11. 11. Consensus Reached Regarding Ownership and Property Rights Protection Issues • The 3rd Plenum of the 18th Party Congress stressed the importance of protecting property rights of non-SOEs • Mixed ownership will be introduced to realize the retreat of SOEs, among other structural initiatives • To create an innovative ecosystem that grants sufficient and equal protection to both domestically owned firms and foreign firms  Ensuring investor access to the world’s fastest-growing market and to the best technologies and talents, regardless of country of origin.  If the China (Shanghai) Pilot Free Trade Zone runs successfully, practices will be copied to other parts of the country. 11
  12. 12. To Build a Transparent Fiscal Regime • All sources of government incomes and expenditures will be budgeted • Set up local government financing mechanisms under which local governments shall regularly disclose their balance sheets by rules and/or laws  Redefine division of responsibilities between central and local governments  These resulting in a clearer division of resources  Risks from by local government debt still under control  Local government debt grew fast, but growth speed starting to decline from 2013.  About RMB 20 trillion in 2013, vz. 10.7 trillion in 2011.  20% of local governments (mostly county level) indebted over 100% of GDP 12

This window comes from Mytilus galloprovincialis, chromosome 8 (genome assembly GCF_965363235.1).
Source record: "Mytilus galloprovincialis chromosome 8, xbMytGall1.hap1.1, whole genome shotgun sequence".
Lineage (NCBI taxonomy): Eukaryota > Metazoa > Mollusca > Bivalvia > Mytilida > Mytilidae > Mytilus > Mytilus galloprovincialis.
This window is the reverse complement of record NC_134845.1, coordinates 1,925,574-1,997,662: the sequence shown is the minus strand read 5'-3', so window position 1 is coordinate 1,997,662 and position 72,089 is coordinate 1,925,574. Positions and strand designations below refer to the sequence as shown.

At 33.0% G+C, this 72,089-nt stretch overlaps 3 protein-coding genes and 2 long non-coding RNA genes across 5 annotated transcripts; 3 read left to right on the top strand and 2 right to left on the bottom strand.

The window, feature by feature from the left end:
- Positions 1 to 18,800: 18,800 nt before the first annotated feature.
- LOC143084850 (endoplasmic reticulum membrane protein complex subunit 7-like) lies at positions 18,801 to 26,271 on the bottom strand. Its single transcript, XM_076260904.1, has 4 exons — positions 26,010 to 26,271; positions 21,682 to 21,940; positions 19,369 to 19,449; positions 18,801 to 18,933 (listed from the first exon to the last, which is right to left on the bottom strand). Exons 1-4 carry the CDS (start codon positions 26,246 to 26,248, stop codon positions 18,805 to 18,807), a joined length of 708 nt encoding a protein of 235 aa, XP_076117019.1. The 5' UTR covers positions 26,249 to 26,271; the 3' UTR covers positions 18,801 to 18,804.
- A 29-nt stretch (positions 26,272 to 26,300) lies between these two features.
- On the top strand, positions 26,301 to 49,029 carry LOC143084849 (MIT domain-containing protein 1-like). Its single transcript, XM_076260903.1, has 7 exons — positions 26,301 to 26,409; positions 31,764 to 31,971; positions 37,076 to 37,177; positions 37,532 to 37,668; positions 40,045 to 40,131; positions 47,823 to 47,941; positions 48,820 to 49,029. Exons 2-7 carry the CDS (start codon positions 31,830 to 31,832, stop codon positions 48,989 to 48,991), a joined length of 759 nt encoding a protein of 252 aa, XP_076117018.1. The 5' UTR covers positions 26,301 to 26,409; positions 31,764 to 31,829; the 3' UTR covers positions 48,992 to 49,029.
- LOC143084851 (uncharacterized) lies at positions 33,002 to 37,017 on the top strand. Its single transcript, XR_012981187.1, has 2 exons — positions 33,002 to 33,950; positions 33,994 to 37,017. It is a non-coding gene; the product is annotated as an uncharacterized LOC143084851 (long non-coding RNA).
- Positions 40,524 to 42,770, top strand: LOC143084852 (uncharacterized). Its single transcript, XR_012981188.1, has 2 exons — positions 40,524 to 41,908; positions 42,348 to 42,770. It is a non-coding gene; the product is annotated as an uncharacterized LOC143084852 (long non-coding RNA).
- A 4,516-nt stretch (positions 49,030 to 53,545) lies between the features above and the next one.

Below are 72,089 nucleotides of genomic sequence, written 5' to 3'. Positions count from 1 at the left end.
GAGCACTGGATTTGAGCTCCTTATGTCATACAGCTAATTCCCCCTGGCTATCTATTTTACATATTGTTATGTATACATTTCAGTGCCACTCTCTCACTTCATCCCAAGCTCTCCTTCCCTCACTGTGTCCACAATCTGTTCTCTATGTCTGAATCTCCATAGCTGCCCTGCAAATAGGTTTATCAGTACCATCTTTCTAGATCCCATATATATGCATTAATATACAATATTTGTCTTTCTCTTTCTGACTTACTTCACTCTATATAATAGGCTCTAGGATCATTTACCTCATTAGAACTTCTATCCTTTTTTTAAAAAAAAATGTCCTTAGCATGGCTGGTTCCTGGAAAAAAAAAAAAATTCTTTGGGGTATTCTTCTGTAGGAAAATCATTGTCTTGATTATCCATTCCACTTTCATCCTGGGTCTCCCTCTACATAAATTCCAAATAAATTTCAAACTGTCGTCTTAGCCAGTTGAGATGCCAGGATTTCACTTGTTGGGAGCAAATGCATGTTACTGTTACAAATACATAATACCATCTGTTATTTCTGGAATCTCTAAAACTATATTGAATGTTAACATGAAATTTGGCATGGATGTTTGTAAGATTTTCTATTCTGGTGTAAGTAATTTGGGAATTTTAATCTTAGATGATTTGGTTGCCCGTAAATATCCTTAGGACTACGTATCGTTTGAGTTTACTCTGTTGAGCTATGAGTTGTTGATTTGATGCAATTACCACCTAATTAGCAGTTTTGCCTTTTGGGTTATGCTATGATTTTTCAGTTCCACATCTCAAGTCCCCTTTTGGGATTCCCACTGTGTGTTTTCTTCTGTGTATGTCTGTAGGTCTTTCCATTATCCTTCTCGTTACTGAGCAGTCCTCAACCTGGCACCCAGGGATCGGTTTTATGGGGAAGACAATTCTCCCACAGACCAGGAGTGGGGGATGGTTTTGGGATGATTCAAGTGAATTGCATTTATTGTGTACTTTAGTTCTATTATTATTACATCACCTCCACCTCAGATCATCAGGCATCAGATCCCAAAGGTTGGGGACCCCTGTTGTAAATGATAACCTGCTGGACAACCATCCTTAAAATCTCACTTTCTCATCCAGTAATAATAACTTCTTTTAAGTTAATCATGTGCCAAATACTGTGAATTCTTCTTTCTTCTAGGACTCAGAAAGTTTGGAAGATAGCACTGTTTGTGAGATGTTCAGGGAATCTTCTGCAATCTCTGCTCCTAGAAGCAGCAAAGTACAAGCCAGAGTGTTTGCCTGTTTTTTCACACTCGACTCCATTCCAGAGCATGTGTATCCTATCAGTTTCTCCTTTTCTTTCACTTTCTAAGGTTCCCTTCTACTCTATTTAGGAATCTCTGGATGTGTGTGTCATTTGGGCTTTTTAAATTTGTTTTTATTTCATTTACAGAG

13. 13. Effective Prevention of Systemic, Regional Financial Crises (1) • Financial regulation is improving – Basel III and Solvency II are being firmly implemented in China. – Bitcoin related transactions are prohibited by the authorities, i.e. PBOC, CBRC, CSRC, CIRC and MIIT(Ministry of Industry and Information Technology); – Ordinance No. 107 issued by State Council on shadow banking • Clearer definition • Clearer regulatory and supervisory responsibilities • Stricter transparency and disclosure requirements – Stricter regulation on safety and soundness of third party payment operators • Financial reform is deepening – In the next 3-5 years, more efforts will be made to build a more sustainable, more friendly, more resilient financial system – This includes institutions to evaluate credit and financial standings 13
  14. 14. Effective Prevention of Systemic, Regional Financial Crises (2) • The practice of ‘rigid responsibility of repayment’ and ‘zero default’ rule is being broken. • Prudent treatment towards mobile internet financing • Create a government-sanctioned body that can collect and supply credit standing and universal standing information of any individuals and institutions for domestic and multinational service providers, to improve rule of law and reduce risks 14
  15. 15. New Urbanization Must be People Oriented • Recently, it has been clearly stated that people are at the core of the new urbanization – Adaptive city programing in line with local specifics – Ensure consistency of city programming, regardless of changing of government officials – Differentiated polices between big, medium and small cities – More attention being paid to reform the Hukou system (household and residence registration system), equal employment opportunities, housing, young generation education, integration of different ethnic minorities, etc., the nation and society 15